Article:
Inflation is a term that means the general increase in the prices of the goods and services compared to a specific and standard purchasing power of the people. The most common indicator of the inflation is CPI known as “Consumer price Index”, which figures out the consumer prices. The second is the GDP Deflator. This interprets the domestic economy of the country as a whole. The Indian Inflation is analyzed with the help of the graphs and tables. As can be seen in the graphs that the rippling of inflation is because of the destabilization and the inflation could be high. This happens in the case of an unpredictable economy such as India. The wholesale price index, the main inflation estimate of India, rose 7.25% in June, less than expected and the smallest increase since January after a fall in the prices of some petroleum products prices rose 7.55% in May (Gulati & Saini, 2013).
Companies desire decrease prices to be to the third largest economy in Asia grew by 5.3% of GDP in start of the year of 2012 interest, the lowest rate in nine years. The rupiah and the stock markets were flat after an initial jolt, traders calculated that 4.9%, inflation. This was high to increase the rate cut at the Reserve Bank of India (RBI by its acronym in English) in its policy meeting on July 31. The inflation expectation remains high, and the outlook is cautious due to the performance of the monsoon and its impact on food prices, plus the imminent and expected increases in fuel prices. Entrenched inflation is more persistent economic problem of India and implies that the country's interest rates are higher than in most other major economies.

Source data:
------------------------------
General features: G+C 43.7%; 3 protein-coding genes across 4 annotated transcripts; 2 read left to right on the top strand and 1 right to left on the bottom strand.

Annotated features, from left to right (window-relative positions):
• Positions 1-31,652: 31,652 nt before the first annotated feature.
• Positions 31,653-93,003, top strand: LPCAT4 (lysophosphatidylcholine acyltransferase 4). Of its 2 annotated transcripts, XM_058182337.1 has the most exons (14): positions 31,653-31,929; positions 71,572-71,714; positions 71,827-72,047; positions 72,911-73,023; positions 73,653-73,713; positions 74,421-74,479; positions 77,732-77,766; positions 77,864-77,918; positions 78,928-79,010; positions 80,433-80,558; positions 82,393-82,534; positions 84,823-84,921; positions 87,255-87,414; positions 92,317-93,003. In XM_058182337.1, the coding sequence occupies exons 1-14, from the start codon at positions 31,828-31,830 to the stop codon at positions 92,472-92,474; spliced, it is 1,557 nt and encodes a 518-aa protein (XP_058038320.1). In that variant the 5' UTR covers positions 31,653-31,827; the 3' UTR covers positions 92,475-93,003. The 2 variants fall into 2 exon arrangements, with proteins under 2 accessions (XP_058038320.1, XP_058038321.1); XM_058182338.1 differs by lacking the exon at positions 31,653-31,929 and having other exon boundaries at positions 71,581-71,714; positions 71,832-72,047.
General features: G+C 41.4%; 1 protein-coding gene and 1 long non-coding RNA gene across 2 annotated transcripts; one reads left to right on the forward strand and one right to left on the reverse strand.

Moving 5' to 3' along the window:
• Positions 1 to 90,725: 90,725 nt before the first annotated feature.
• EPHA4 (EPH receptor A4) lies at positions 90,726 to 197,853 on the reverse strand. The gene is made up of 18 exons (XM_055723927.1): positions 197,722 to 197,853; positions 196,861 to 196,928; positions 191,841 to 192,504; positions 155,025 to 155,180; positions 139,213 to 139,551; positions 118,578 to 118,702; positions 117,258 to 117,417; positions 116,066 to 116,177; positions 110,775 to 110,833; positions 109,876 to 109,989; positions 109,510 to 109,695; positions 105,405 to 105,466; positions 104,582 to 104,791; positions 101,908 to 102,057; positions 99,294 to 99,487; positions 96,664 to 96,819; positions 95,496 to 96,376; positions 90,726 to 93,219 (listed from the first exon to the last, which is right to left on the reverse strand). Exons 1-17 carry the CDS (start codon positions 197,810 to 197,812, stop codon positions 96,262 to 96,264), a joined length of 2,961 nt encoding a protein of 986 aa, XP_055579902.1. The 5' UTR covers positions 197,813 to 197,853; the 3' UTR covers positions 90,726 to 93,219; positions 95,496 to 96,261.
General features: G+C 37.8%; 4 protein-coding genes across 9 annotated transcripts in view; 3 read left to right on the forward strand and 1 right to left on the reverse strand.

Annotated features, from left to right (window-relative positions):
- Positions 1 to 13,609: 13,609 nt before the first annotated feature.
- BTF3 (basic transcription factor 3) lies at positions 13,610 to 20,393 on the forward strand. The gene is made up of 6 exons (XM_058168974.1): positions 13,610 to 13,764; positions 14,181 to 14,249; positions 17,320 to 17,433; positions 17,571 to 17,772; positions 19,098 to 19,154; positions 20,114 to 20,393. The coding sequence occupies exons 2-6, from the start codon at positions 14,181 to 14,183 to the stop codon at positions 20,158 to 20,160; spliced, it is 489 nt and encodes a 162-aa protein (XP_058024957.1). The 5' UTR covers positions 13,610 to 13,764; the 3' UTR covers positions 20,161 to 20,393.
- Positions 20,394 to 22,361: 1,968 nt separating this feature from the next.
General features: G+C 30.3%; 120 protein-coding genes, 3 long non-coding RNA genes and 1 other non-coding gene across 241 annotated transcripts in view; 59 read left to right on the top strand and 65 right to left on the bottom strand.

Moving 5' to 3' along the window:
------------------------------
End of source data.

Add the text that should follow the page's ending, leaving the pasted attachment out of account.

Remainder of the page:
The main reason that had increased the inflation rate of India is the unstable economy. It is a well-known fact that the Indian economy is a center of attention for the foreign investors and appeared to be quite perspective. However, if we analyze the development and realities of this country than the economy of India is considered unstable and that is the main factor for the rise in inflation. “The inflation rate of India as reported in July 2010 was 11.25%. Taking the period of 1970-2012 the mean inflation of India remained around 8% and then increased to a historical 35% as can be seen in the graphs. The rural sectors and the unstable agricultural areas truly have a negative impact on the development of economy in India”. Despite of the fact that the Indian’s have a strong industrial sector; the inflation rate is still growing. Another factor that has increased the inflation rate of India is the poverty level (Pal, 2013). The significant portion of the Indian population lives under poverty and the inflation rate of 2009 have a dramatic effect on their living. When the inflation is rising, this also indicates that the cost of living also increased and thus standard of living goes down. The prices of gas, cooking, food items etc. have increased around 21% in 2008 in India.
Most of the Indian populace is living below or under the poverty line. Thus, Inflation acts as “A poor Man’s Tax”. This impact is multiplied when the prices of the food rises, as the food signifies a major chunk of the expenditure of the poverty group of India (Pal, 2013). The increased inflation in the period of 2002-2012 has critically damaged all the major spheres of the life of the Indians. The political condition of the country robustly depends upon the situation of the economy. Researchers have analyzed that the increased prices of the inflation and food had affected the industry and the government, “India’s 2006-2012 Economic Survey” report suggests that there is a double-digit increase in the food prices and this virus is spreading in the various other sectors as well.
The Deputy Governor of The India’s Reserve Bank expressed his optimism that in March 2010 there is an imminent ease in the CPI inflation. This is because of the declining food and ill prices. Thus, to conclude the rising inflation will have a political as well as an economical implication for the government of India and the election within the year (Pal, 2013).